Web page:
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Author Topic: Typical owner/logger split for 60-70 year growth Doug Fir  (Read 933 times)

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Offline RicoID

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Typical owner/logger split for 60-70 year growth Doug Fir
« on: March 14, 2019, 04:48:20 PM »
Hello, I have 2 acres of relatively flat, road accessible land in the PNW with rather dense 60-70 year growth Doug Fir that I need to have cleared for building.  Considering that it is marketable timber, what, typically, is a good split between a property owner and a logger who is cutting, skidding, hauling to a mill, and piling/burning slash?  Also, what's a pretty fair rate for stump removal for such trees after the clearing?  Thanks!

Offline thecfarm

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Re: Typical owner/logger split for 60-70 year growth Doug Fir
« Reply #1 on: March 14, 2019, 05:27:31 PM »
He might take the wood as payment for all the work you want him to do. Takes time to pile brush,burn it,dig stumps and dispose of stumps. Than I suppose you want it smoothed ,level again.Here in Maine,a stump is a bother, Can't bury them and they are hard to burn. Use to be able to make a brush pile 20-30 feet high and burn stumps. Need alot of wood,heat to get them going. Now most places don't want big piles.
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Offline BradMarks

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Re: Typical owner/logger split for 60-70 year growth Doug Fir
« Reply #2 on: March 14, 2019, 05:58:32 PM »
First, I'd find out if there are any loggers/site prep types in your area.  Which is where? ID for Idaho?  If so give them a call, if they are interested compare ball park numbers. Invite them to the site. Make your decision after that.  It is unreasonable for any of us to project what is fair, as all situations present different circumstances.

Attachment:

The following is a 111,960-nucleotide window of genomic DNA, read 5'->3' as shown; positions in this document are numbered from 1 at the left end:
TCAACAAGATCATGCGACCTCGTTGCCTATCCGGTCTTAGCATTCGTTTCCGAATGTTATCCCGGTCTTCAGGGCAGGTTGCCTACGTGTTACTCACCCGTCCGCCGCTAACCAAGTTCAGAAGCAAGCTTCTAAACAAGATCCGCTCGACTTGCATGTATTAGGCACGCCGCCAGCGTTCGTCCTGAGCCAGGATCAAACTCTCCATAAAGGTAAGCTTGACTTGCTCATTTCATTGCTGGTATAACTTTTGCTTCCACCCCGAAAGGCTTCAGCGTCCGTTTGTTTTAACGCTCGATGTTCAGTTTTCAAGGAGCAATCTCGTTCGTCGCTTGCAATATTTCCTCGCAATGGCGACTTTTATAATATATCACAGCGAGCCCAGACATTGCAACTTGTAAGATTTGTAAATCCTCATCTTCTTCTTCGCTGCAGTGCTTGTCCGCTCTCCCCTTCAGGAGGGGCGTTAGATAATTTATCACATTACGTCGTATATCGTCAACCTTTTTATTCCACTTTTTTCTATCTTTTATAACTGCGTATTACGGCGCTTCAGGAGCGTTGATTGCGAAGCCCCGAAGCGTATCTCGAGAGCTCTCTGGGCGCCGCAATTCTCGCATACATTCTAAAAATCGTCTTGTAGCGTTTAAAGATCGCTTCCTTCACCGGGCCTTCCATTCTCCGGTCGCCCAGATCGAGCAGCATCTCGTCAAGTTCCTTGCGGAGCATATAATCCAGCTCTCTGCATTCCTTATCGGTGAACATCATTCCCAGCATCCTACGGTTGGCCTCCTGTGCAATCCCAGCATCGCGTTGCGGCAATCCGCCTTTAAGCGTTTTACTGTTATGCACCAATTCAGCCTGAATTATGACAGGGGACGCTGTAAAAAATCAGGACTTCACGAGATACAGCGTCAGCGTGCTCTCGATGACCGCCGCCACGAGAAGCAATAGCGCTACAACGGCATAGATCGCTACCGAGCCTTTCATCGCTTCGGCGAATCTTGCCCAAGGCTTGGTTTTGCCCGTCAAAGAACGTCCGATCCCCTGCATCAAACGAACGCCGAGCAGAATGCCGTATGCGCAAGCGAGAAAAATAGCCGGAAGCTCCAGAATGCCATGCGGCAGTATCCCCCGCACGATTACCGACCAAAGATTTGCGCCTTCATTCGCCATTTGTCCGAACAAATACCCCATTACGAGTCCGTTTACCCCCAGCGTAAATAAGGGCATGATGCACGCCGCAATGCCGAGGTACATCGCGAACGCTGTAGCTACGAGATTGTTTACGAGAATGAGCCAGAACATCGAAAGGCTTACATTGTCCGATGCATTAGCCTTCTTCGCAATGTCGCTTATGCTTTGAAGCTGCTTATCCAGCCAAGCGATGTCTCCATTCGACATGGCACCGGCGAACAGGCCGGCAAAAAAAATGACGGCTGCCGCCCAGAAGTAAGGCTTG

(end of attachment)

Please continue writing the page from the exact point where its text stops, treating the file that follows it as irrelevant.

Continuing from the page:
Offline quilbilly

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Re: Typical owner/logger split for 60-70 year growth Doug Fir
« Reply #3 on: March 14, 2019, 07:34:10 PM »
We live on the Olympic peninsula and usually do smaller jobs like this for a % ranging from 35-50. Our current job which is very similar to what you're describing, we are doing for 45% and we are helping to pay for part of the road costs.
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Online Southside

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Re: Typical owner/logger split for 60-70 year growth Doug Fir
« Reply #4 on: March 14, 2019, 08:25:30 PM »
I presume there must be real value on that lot to give that kind of split. Around here the question you would be asking is "How much do I have to pay someone to take my timber away" for a lot that size unless it was serious oak or walnut. 
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Offline nybhh

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Re: Typical owner/logger split for 60-70 year growth Doug Fir
« Reply #5 on: March 14, 2019, 08:43:28 PM »
I presume there must be real value on that lot to give that kind of split. Around here the question you would be asking is "How much do I have to pay someone to take my timber away" for a lot that size unless it was serious oak or walnut.
Same here.  Youd be lucky if the logs could offset trucking on the stumps and youd never get real loggers on a site that small who knew how to maximize value.  In no way criticizing OP, I did a similar 1.5 acre clearing on our property a few years ago to open up some views and because I wanted to make it tillable for a deer hunting food plot, we pulled all the stump with an excavator.  Getting rid of 100+ cubic yards of stumps was the hidden X-factor that blew up the budget.
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Offline samm

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Re: Typical owner/logger split for 60-70 year growth Doug Fir